Saturday, January 06, 2018


Herriman Saturday

June 7 1909 -- The Angels had a doubleheader with the Seals yesterday, and performed before a record crowd. All those Angel fans were disappointed when the home team took runner-up honors in both games.


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Friday, January 05, 2018


Wish You Were Here, from Walter Wellman ... by Guest Contributor Evan Schad

This linen-era comic card was published by the Massachusetts company Colourpicture sometime in the early to mid-forties as part of their "Morale Builders Series A". It has some great-as-always artwork by the prolific Walter Wellman, who had been doing postcard work since the late oughts (often self-publishing his own work!). This card depicts an Army soldier razzing Adolf Hitler, which as you many know was a common subject in military comic cards around this time. There is writing on the back, but unfortunately I can't tell you what it is as I only scanned the front of this card.

-- Evan Schad


Interesting thing is that the artist has used more of a World War I model for the American soldier -- note the linen leggings. The tunic-top is more the World War I model, too. Suggests to me that this card might be early 1942, at a time when the U.S. Army was still using Brodie Helmets and M1903 Springfields.
As well as the uniform, the tepid insult to Hitler might also indicate the card is prewar, when we were building up the armed forces for our possible actual involvement in the war.
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Thursday, January 04, 2018


King News by Moses Koenigsberg: Chapter 15 Part 1

 King News by Moses Koenigsberg

Published by F.A. Stokes Company, 1941

Chapter 15

  The Propaganda Plant (part 1)

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“I would rather own his God-driven pen than Rockefeller’s and Morgan’s combined fortunes.”—Thomas W. Lawson.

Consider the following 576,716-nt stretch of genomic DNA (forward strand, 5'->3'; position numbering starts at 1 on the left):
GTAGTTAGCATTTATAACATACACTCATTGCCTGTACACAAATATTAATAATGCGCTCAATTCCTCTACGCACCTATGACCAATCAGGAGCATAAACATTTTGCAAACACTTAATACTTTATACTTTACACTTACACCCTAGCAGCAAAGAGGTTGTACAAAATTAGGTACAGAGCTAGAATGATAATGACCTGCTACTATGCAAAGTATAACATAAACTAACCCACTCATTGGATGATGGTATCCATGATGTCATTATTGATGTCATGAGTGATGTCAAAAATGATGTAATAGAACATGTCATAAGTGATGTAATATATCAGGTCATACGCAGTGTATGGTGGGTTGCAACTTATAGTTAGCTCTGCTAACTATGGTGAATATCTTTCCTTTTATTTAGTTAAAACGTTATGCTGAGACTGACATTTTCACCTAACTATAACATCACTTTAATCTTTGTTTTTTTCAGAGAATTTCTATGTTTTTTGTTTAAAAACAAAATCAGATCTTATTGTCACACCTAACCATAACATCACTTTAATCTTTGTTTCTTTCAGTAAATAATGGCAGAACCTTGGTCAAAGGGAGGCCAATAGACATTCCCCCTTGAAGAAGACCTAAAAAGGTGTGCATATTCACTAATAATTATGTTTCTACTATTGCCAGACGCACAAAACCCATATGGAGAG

Printed in green, inside an artistic gold-embossed border, on a heavy buff card of fine quality, and enclosed in an envelope of impressive elegance, this striking sentence reached 1,500 editors or publishers on Monday, January 3, 1916. There was no intimation of the sender’s identity. Noted financier, author of Frenzied Finance and munificent advertiser of his crusade against Wall Street chicaneries, Thomas W. Lawson pulled a powerful stroke in the journalistic waters of the period. His extraordinary tribute to an unnamed genius excited a lively curiosity. The mystery was deepened the next day by another message, conveyed with the same sumptuous stationery, but on an authority quite different from Lawson. It read:

“As a figure, a personality, a force, he has no living rival.”— Cosmo Hamilton in London Academy.

Though the quotations from Lawson and Hamilton seemed to have touched the limits of eulogy, they were surpassed by the prophecy in this note received on the third day:

“He will be the pathfinder for an army of conquerors.”Australasian Nation.

At that point, the barrage of cryptic messages turned passive mystification to impatience in a number of newspaper offices. Action was sought. Postal authorities were consulted. In one case, official steps were suggested on the theory of possible fraud because “there ain’t no such animal.” A fourth communication, citing a statement by a famous partner of J. Pierpont Morgan, had the virtue of identifying its subject as a mundane creature of flesh and blood. It follows:

“If there is a man in this whole world who knows the value of efficiency and twentieth-century methods, as applied to business, it is this man.”—George W. Perkins.

Two more installments concluded the panegyric series, the sixth and final one reading:

“He is a torpedo, shot from the torpedo tube of the twentieth century, aimed at the obstacles that stand in the way of the twenty- first century.”—Houston Chronicle.

Accompanying this last card was a tasseled brochure. It solved the riddle of the audacious “teaser” campaign. It was the salutation with which King Features Syndicate presented itself to the newspaper world. It outlined what has been described as “the most spectacular program of promotion in the history of syndication.” A double-truck advertisement had been ordered in a popular magazine with a circulation of over 2,500,000 to attract a prospective clientele of less than 250. The deluxe pamphlet, timed for delivery on January 8th, contained a reproduction of that advertisement, scheduled to appear the same day in the Saturday Evening Post. It contained this introductory note, addressed to the 1,500 editors or publishers for whom the circular was prepared: